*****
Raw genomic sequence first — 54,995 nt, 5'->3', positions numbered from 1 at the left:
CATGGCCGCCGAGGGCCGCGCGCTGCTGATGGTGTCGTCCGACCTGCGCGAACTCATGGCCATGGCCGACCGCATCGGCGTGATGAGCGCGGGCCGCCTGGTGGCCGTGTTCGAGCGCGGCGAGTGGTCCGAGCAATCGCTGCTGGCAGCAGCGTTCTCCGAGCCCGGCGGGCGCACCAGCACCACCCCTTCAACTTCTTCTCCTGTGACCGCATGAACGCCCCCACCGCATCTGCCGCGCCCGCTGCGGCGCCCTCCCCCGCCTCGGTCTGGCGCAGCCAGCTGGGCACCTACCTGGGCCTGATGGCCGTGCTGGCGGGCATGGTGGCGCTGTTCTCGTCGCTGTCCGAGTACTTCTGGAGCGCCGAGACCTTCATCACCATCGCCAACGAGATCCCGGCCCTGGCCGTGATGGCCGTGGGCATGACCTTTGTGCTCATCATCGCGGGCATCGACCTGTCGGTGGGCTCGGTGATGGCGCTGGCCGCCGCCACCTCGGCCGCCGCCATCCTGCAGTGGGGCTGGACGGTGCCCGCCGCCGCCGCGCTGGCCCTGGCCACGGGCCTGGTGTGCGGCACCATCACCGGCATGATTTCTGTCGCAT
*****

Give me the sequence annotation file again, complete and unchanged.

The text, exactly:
Raw genomic sequence first — 54,995 nt, 5'->3', positions numbered from 1 at the left:
CATGGCCGCCGAGGGCCGCGCGCTGCTGATGGTGTCGTCCGACCTGCGCGAACTCATGGCCATGGCCGACCGCATCGGCGTGATGAGCGCGGGCCGCCTGGTGGCCGTGTTCGAGCGCGGCGAGTGGTCCGAGCAATCGCTGCTGGCAGCAGCGTTCTCCGAGCCCGGCGGGCGCACCAGCACCACCCCTTCAACTTCTTCTCCTGTGACCGCATGAACGCCCCCACCGCATCTGCCGCGCCCGCTGCGGCGCCCTCCCCCGCCTCGGTCTGGCGCAGCCAGCTGGGCACCTACCTGGGCCTGATGGCCGTGCTGGCGGGCATGGTGGCGCTGTTCTCGTCGCTGTCCGAGTACTTCTGGAGCGCCGAGACCTTCATCACCATCGCCAACGAGATCCCGGCCCTGGCCGTGATGGCCGTGGGCATGACCTTTGTGCTCATCATCGCGGGCATCGACCTGTCGGTGGGCTCGGTGATGGCGCTGGCCGCCGCCACCTCGGCCGCCGCCATCCTGCAGTGGGGCTGGACGGTGCCCGCCGCCGCCGCGCTGGCCCTGGCCACGGGCCTGGTGTGCGGCACCATCACCGGCATGATTTCTGTCGCAT